When it released in 2016, J. D. Vance’s bestselling memoir, Hillbilly Elegy, was quickly heralded as a must-read for anyone struggling to understand the appeal of Trumpism among working-class whites. Though the book isn’t focused on politics, its timing during the 2016 election unavoidably framed it as a timely resource of political anthropology. Rod Dreher’s viral interview with Vance helped cement the book’s status as a key translator of Trumpism to any skeptical “elites” willing to give it a read.
The book’s popularity, and apparent importance for helping understand 2010s America, made a film adaptation inevitable. Four years later, the film—directed by Ron Howard and starring Amy Adams and Glenn Close—is here, and it’s a pretty big disappointment. Certainly Vance’s book has its flaws, but it deserved a more complicated and provocative film than this one.
Like any adaptation, Howard’s film—playing now in theaters and releasing on Netflix November 24—had to narrow the scope of Vance’s memoir. No two-hour movie could sufficiently capture the book’s political nuances and cultural complexities. That said, the film’s focus—solely on the interpersonal drama of Vance (played at various ages by Owen Asztalos and Gabriel Basso) and his family, particularly his opioid-addict mother (Amy Adams) and bigger-than-life Mamaw (Glenn Close)—reduces Hillbilly Elegy to essentially a higher-brow Lifetime movie-of-the-week.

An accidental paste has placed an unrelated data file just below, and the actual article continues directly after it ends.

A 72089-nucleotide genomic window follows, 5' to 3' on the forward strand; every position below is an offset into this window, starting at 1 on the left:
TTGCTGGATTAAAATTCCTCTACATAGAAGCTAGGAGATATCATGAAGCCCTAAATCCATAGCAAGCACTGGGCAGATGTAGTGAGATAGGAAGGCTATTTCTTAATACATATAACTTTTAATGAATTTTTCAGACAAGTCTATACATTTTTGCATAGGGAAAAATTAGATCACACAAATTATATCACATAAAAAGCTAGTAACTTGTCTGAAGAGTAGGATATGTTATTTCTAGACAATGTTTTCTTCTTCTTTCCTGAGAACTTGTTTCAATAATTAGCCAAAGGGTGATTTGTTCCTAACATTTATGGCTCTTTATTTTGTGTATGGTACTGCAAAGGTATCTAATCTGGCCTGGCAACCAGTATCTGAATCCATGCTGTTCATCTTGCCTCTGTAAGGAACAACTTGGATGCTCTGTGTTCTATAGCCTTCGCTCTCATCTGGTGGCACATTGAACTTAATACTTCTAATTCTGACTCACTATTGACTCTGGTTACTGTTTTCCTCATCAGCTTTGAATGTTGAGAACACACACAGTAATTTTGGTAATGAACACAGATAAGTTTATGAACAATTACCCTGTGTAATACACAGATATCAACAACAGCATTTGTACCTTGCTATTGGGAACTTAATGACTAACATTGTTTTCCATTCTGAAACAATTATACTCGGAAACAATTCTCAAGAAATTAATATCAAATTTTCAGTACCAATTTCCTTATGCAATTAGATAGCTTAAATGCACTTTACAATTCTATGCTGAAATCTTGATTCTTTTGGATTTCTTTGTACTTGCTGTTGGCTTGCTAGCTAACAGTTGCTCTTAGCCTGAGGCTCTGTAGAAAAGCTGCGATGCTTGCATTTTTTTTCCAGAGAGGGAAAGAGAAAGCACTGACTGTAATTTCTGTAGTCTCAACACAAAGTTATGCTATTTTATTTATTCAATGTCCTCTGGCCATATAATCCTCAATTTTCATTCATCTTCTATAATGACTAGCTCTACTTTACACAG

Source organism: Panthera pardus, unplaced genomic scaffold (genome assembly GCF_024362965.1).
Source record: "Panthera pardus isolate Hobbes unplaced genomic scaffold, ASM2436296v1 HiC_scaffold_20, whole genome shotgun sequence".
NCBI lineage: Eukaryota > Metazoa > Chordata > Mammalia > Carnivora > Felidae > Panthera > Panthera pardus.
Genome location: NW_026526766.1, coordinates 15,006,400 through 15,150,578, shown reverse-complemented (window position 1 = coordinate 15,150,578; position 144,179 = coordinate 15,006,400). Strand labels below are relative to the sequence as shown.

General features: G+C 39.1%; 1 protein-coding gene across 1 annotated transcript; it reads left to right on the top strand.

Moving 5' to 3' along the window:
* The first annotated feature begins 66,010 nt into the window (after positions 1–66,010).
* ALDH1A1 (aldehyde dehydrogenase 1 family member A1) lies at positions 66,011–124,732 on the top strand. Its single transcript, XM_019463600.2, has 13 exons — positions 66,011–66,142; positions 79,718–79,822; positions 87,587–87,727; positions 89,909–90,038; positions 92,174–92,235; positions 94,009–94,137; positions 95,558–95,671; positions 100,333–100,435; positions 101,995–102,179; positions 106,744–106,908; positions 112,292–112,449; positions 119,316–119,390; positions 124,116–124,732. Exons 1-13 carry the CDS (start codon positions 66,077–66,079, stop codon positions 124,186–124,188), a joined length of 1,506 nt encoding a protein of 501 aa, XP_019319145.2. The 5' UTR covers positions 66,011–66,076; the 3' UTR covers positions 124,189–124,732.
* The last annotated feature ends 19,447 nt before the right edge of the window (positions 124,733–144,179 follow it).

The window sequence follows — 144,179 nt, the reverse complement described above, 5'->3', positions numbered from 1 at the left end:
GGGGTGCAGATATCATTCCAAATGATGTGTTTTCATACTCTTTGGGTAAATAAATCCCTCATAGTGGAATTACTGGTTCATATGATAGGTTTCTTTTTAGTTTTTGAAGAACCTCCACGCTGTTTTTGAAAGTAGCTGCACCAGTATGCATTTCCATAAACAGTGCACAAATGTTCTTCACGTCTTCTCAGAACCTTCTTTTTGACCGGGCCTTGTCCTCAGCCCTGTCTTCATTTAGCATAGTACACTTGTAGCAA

To be sure, the book does focus on themes of family drama and brokenness, and the film rightly picks up on the challenges of fatherlessness and patterns of intergenerational sin. By tracking Vance’s life at various stages from youth to adulthood, the film explores the tension between honoring imperfect family while seeking to escape cycles of familial dysfunction. “Where we come from is who we are,” Vance says near the end of the film. “But we choose, every day, who we become.”